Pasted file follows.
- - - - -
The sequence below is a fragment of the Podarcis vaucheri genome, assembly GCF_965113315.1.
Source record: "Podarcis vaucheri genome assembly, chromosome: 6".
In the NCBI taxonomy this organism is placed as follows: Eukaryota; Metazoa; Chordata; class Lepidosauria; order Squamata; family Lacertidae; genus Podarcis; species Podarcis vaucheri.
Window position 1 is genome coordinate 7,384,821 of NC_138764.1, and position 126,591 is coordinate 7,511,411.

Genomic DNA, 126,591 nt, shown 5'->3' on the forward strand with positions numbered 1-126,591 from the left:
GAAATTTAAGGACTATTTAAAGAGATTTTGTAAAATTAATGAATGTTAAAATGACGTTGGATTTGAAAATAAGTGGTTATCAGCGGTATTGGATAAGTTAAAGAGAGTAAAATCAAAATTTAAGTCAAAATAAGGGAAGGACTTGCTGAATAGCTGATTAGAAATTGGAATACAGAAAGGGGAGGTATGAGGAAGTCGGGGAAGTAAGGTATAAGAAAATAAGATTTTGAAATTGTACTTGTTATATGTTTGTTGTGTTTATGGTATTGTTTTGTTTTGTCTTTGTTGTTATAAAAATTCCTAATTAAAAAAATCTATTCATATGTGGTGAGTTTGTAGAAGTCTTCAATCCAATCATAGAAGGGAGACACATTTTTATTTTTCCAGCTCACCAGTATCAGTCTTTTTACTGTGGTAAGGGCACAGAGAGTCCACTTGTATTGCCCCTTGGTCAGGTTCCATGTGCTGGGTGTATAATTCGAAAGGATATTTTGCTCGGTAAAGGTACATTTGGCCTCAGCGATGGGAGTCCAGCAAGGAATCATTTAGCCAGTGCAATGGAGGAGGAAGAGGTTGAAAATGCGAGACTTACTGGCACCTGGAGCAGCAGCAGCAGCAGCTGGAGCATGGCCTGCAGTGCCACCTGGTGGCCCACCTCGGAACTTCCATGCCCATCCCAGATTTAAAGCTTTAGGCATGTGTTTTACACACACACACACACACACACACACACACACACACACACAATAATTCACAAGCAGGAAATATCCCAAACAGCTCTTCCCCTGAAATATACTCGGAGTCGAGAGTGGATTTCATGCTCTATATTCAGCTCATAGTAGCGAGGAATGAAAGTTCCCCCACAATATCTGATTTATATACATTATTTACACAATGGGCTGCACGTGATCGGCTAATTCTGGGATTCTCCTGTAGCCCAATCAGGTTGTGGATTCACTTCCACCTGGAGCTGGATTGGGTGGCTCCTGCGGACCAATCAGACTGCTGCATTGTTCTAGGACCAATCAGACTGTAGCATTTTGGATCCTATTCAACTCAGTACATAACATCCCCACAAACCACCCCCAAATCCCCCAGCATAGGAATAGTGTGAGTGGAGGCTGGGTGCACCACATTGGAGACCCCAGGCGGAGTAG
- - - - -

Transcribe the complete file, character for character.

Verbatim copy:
The sequence below is a fragment of the Podarcis vaucheri genome, assembly GCF_965113315.1.
Source record: "Podarcis vaucheri genome assembly, chromosome: 6".
In the NCBI taxonomy this organism is placed as follows: Eukaryota; Metazoa; Chordata; class Lepidosauria; order Squamata; family Lacertidae; genus Podarcis; species Podarcis vaucheri.
Window position 1 is genome coordinate 7,384,821 of NC_138764.1, and position 126,591 is coordinate 7,511,411.

Genomic DNA, 126,591 nt, shown 5'->3' on the forward strand with positions numbered 1-126,591 from the left:
GAAATTTAAGGACTATTTAAAGAGATTTTGTAAAATTAATGAATGTTAAAATGACGTTGGATTTGAAAATAAGTGGTTATCAGCGGTATTGGATAAGTTAAAGAGAGTAAAATCAAAATTTAAGTCAAAATAAGGGAAGGACTTGCTGAATAGCTGATTAGAAATTGGAATACAGAAAGGGGAGGTATGAGGAAGTCGGGGAAGTAAGGTATAAGAAAATAAGATTTTGAAATTGTACTTGTTATATGTTTGTTGTGTTTATGGTATTGTTTTGTTTTGTCTTTGTTGTTATAAAAATTCCTAATTAAAAAAATCTATTCATATGTGGTGAGTTTGTAGAAGTCTTCAATCCAATCATAGAAGGGAGACACATTTTTATTTTTCCAGCTCACCAGTATCAGTCTTTTTACTGTGGTAAGGGCACAGAGAGTCCACTTGTATTGCCCCTTGGTCAGGTTCCATGTGCTGGGTGTATAATTCGAAAGGATATTTTGCTCGGTAAAGGTACATTTGGCCTCAGCGATGGGAGTCCAGCAAGGAATCATTTAGCCAGTGCAATGGAGGAGGAAGAGGTTGAAAATGCGAGACTTACTGGCACCTGGAGCAGCAGCAGCAGCAGCTGGAGCATGGCCTGCAGTGCCACCTGGTGGCCCACCTCGGAACTTCCATGCCCATCCCAGATTTAAAGCTTTAGGCATGTGTTTTACACACACACACACACACACACACACACACACACACACACAATAATTCACAAGCAGGAAATATCCCAAACAGCTCTTCCCCTGAAATATACTCGGAGTCGAGAGTGGATTTCATGCTCTATATTCAGCTCATAGTAGCGAGGAATGAAAGTTCCCCCACAATATCTGATTTATATACATTATTTACACAATGGGCTGCACGTGATCGGCTAATTCTGGGATTCTCCTGTAGCCCAATCAGGTTGTGGATTCACTTCCACCTGGAGCTGGATTGGGTGGCTCCTGCGGACCAATCAGACTGCTGCATTGTTCTAGGACCAATCAGACTGTAGCATTTTGGATCCTATTCAACTCAGTACATAACATCCCCACAAACCACCCCCAAATCCCCCAGCATAGGAATAGTGTGAGTGGAGGCTGGGTGCACCACATTGGAGACCCCAGGCGGAGTAG